Research

Espresso in Space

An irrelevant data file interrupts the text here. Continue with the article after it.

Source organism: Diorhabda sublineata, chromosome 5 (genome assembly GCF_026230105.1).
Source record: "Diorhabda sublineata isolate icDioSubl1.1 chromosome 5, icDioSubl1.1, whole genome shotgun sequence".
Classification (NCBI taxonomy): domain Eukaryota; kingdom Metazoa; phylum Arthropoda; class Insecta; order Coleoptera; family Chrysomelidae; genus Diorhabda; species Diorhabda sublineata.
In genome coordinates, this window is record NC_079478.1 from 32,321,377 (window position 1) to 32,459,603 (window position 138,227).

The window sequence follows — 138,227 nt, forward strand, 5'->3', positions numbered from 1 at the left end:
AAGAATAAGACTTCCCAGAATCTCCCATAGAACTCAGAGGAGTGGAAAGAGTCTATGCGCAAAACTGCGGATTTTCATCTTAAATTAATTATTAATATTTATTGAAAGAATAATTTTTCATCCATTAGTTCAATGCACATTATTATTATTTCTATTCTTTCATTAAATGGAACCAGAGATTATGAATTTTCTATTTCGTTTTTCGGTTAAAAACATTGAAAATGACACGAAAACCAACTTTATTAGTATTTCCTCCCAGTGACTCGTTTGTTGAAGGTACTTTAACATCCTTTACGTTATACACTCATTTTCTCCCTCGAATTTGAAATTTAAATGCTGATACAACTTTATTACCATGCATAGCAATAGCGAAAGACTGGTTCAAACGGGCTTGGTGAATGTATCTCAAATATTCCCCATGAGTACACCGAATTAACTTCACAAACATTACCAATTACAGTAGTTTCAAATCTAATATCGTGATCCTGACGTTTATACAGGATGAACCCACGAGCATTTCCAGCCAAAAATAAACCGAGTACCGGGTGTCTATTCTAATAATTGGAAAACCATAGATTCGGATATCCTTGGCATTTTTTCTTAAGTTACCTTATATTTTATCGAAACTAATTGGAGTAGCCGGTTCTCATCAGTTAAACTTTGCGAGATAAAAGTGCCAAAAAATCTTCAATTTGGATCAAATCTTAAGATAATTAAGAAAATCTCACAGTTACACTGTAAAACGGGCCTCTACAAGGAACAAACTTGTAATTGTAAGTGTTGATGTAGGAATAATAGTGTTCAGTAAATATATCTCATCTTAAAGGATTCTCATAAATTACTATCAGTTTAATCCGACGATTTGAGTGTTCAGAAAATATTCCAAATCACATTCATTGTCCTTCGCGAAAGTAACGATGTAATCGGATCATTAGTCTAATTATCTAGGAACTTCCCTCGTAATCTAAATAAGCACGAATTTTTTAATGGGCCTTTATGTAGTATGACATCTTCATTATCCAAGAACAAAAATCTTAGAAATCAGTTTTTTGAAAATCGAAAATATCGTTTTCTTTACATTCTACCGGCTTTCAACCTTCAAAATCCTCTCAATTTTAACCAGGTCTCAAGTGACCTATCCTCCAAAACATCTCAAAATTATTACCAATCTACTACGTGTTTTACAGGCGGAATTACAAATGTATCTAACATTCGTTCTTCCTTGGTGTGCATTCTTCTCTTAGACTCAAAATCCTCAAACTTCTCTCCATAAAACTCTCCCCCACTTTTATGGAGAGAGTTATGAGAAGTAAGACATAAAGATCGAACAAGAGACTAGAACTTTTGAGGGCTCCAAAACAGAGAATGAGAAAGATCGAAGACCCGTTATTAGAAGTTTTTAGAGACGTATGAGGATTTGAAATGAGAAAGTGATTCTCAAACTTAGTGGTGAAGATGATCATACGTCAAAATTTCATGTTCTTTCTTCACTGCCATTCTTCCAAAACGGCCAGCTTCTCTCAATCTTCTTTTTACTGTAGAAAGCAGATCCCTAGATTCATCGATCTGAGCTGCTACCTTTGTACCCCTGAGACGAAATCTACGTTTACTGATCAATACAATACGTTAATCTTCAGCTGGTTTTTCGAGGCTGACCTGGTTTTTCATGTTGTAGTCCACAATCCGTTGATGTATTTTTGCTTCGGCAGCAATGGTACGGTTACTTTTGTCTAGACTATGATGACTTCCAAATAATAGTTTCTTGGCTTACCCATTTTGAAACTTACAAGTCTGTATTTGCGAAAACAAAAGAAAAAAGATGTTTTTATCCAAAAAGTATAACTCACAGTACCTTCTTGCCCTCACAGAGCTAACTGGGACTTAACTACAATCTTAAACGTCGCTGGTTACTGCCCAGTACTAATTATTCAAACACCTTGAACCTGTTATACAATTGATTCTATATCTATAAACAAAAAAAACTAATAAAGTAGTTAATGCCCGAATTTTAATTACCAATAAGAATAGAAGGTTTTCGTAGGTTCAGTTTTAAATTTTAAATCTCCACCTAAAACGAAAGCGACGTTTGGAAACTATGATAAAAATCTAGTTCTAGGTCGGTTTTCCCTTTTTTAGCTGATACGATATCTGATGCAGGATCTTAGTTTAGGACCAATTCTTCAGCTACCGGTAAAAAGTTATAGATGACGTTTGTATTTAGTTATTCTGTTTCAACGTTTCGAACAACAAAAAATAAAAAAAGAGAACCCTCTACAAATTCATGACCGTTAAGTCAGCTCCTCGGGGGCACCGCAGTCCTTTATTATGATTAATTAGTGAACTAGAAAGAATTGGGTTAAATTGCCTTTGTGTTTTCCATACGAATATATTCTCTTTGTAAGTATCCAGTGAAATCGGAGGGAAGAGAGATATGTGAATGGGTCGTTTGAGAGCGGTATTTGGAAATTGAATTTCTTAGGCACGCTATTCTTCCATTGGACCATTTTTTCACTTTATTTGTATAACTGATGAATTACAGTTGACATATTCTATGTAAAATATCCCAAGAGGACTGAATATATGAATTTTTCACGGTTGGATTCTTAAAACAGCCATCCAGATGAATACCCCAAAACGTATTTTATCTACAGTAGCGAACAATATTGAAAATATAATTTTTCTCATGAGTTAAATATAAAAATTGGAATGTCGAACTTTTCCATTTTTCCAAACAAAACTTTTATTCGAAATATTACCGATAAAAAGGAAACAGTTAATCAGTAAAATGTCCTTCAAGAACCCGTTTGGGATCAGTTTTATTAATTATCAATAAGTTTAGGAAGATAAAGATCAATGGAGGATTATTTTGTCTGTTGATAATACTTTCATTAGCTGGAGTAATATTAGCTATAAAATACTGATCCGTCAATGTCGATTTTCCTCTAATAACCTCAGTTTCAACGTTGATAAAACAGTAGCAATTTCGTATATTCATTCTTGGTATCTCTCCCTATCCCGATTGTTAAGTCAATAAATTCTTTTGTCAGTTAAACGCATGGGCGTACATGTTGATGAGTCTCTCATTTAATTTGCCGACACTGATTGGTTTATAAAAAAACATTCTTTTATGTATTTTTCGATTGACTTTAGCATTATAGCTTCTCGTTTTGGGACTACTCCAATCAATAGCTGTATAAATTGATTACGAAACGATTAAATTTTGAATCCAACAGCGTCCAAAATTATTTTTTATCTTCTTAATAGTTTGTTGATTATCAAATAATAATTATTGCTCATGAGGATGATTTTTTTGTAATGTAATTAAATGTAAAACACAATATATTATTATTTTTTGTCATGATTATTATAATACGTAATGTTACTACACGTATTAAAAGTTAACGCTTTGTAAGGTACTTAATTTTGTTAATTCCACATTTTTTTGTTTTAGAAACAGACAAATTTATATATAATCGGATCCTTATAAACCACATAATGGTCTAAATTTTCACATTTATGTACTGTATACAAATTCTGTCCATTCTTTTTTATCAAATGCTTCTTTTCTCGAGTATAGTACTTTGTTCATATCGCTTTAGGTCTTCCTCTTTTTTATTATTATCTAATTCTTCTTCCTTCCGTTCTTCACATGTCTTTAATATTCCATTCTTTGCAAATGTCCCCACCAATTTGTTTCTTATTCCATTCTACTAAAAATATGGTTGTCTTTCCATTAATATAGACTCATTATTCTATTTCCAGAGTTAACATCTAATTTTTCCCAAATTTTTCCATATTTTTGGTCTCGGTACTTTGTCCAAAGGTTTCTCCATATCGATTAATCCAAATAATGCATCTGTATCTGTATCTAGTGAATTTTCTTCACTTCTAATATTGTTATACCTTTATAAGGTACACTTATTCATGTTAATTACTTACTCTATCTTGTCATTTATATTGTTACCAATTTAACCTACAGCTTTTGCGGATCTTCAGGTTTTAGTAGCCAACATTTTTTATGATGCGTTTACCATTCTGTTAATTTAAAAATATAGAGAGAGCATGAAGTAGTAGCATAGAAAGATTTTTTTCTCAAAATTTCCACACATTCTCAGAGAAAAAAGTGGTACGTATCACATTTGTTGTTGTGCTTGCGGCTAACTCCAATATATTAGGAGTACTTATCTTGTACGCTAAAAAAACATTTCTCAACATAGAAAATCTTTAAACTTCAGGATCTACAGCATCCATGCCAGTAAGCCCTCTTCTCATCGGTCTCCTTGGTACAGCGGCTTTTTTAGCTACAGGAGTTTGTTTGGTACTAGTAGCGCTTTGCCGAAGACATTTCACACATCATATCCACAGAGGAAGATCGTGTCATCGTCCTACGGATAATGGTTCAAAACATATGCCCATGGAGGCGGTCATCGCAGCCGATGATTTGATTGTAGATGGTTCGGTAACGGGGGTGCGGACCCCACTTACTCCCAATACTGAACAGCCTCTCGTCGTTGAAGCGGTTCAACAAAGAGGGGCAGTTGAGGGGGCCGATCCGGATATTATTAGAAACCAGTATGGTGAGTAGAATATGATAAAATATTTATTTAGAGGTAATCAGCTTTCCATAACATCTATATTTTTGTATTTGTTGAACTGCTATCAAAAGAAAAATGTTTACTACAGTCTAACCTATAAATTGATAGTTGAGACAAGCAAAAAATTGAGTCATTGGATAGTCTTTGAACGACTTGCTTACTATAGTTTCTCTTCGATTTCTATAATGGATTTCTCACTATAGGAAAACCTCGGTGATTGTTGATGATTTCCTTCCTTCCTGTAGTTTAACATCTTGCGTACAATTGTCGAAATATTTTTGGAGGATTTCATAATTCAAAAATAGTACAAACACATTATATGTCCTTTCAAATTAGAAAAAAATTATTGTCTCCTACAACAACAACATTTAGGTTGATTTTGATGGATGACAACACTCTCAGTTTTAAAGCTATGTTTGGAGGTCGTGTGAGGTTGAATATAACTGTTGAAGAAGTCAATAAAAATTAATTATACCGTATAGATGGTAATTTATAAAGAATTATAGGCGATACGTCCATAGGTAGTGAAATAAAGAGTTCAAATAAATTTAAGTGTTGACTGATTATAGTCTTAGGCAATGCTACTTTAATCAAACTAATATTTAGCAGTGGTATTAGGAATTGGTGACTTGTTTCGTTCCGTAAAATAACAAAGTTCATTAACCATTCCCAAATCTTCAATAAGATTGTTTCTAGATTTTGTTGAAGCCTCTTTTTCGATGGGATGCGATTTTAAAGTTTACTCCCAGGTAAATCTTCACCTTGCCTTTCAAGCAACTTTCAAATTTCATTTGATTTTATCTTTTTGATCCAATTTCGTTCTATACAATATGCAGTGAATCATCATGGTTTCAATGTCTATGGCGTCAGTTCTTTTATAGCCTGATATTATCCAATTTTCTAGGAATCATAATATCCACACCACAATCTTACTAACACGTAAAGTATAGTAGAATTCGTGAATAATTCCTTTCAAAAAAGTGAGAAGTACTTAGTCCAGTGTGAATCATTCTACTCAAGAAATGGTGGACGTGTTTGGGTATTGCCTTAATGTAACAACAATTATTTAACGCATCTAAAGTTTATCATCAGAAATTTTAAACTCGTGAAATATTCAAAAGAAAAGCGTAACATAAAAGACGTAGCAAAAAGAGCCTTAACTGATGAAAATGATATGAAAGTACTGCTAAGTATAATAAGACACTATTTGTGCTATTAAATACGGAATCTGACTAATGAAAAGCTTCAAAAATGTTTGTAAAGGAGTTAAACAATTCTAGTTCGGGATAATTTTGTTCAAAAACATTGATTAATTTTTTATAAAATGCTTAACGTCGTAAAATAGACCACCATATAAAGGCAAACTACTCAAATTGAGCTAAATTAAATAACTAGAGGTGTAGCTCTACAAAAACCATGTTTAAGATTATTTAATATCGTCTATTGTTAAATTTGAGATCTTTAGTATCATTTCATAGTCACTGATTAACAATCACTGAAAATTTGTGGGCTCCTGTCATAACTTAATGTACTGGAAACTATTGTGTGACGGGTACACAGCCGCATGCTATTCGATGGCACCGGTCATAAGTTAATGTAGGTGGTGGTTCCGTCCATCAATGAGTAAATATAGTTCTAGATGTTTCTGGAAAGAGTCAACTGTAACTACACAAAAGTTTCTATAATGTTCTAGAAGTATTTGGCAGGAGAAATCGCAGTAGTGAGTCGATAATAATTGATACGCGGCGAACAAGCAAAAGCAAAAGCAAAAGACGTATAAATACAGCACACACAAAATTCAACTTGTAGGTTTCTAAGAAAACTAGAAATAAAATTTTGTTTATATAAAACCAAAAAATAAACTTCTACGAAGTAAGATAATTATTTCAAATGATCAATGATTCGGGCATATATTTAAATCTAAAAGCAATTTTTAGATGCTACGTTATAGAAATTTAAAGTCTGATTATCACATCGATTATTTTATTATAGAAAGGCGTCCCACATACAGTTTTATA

The International Space Station resupply mission launched yesterday included a long-awaited fluid dynamics experiment that offers astronauts a taste of home: the ISSpresso espresso machine. Built by two Italian companies, the specially-designed espresso maker contains a non-convectional heating system and high-pressure piping to safely enable proper brewing using real coffee while in microgravity. The machine is also ruggedized to withstand launch forces; prototypes were even dropped in drop towers to simulate microgravity brewing conditions. The machine dispenses the brewed espresso into plastic packets, but another experiment aboard the ISS, Capillary Effects of Drinking in Microgravity, includes 3D-printed cups designed to allow orbiting astronauts to sip their beverages from open containers without spilling. They’re an improvement on a design created by astronaut Don Pettit in 2008 while in orbit. The cup’s sharp interior angle causes surface tension and capillary action to wick liquid upward to the spout. (Image credits: Lavazza; NASA/Portland State University/A. Wollman)

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